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The tortoise or the hare?

10 November 2000

Marcus Gronholm successfully played sweeper in the opening stages of Rally Australia's first leg, before deciding that, to win the event he needed to slow down, on a day when deliberate 'go-slow' tactics were the main issue.

Gronholm had set the pace in yesterday's SS1, held at Langley Park the previous evening, putting him in the unenvied position of first on the road for today's nine special stages, held on the gravel covered Perth roads.

Initially, it had appeared that the world championship leader could make the difference up on speed alone, as he set the quickest time on SS2 and then finished consistently within the top five on the subsequent stages, giving him a 5.2sec overall lead after SS8.

He would later comment, “I was actually surprised to be so fast, because from the inside of the car it really felt like we were spinning the wheels all of the time and sliding a lot. But the times have been quite good.”

The next stage (SS9), however, saw many of the top runners tumble down the order as tactics were brought into play, in an apparent attempt to avoid being first for tomorrow's second leg. It was not just a case of a few 'tenths' here and there either, as Delecour, Makinen, Gronholm and Sainz all lost over three minutes on stage nine alone.

Sainz, who would end the leg eighth overall after spending much of the day in third, was unhappy at having to adopt such tactics. “It's strange that on a world championship rally we find ourselves in the position of deliberately losing time to gain a better running position tomorrow.”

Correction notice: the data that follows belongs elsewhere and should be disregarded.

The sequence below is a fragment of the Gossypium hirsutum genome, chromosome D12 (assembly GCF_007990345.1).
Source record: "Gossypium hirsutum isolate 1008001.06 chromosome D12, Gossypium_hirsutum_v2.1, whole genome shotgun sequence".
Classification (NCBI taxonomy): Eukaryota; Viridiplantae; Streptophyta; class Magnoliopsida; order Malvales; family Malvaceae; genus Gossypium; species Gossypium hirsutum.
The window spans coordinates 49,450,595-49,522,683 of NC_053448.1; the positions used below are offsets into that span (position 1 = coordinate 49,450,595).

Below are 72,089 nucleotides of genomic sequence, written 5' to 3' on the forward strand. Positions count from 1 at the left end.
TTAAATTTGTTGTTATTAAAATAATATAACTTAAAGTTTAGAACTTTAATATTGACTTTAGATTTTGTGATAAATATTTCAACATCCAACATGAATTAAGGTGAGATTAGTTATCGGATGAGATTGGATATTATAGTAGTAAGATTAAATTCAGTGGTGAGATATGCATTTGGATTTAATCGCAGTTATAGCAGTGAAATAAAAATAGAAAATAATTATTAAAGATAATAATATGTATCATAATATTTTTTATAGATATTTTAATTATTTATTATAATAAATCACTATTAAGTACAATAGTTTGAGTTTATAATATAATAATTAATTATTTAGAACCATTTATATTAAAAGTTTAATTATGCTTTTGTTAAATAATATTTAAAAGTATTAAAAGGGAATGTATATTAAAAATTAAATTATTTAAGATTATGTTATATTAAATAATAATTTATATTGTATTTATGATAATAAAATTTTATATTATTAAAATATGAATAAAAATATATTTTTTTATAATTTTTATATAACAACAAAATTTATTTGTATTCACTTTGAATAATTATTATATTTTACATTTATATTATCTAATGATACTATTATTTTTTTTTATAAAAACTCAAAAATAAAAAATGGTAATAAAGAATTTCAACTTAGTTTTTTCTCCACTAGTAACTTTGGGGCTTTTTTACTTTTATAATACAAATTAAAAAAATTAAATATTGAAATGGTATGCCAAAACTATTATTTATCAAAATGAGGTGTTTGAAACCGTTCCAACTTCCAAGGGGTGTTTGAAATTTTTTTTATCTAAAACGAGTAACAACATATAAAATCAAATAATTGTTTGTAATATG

The thirty-eight year old emphasised, “The fastest drivers are being penalised. Last year on this rally the quickest drivers were able to choose their re-start positions for the following day. It worked well then but the idea is not being used this year.”

Makinen had the advantage of knowing his main rival's stage times before he had started, however a timing mix-up left him unhappy at being five seconds quicker than he had planned!

After finishing the day in third he explained what had happened, “We were trying to be further down the leaderboard, but there was a difference in the timing between us and the organisers. They gave us a time which was five seconds better than what we had on Risto's watch, and that's turned out to be the difference between third and sixth position.”

The tactics situation contributed towards a well deserved stage win for Hyundai's Kenneth Eriksson, who had been regularly (if inconsistently) pushing his way into the top five stage times, while teammate Alister McRae also turned in some very quick times.

Eriksson's day had started well when he set the second fastest time on SS2. However, this was followed by a hole in the engine sump after the Swede landed heavily on a buried rock after a jump. The resulting loss in oil pressure forced Eriksson to slow, incurring road penalties while the hole was patched up.

Luckily the damage was repaired by the team mechanics in the service area, allowing Eriksson to continue. He said, “The car feels fantastic, the traction is excellent but if we had more power, we would have been leading the rally after that first stage this morning

“The car is very good on the slower, twistier stages but we lose out a little on the faster ones. It was also a little worrying when we lost the engine oil this morning but the engine did not seem to suffer any damage - if it survives that, then hopefully, it can survive anything,” said the forty-four year old.

Teammate Alister McRae suffered a half spin on the first stage of the day, losing a minute and a half after the engine stalled and refused to re-start, dropping his overall position to 27th. However, he successfully fought back to eleventh overall - setting a series of top ten stage times, including a third fastest on stage three, in the process.

”As before, on gravel, the car feels great, the handling and balance are fantastic,” McRae remarked. “It's obviously frustrating to lose that amount of time but the encouraging thing was that my time at the split was the same as Kenneth's, so potentially we would have been on for a good time. But our road position means we can push for improved places tomorrow.”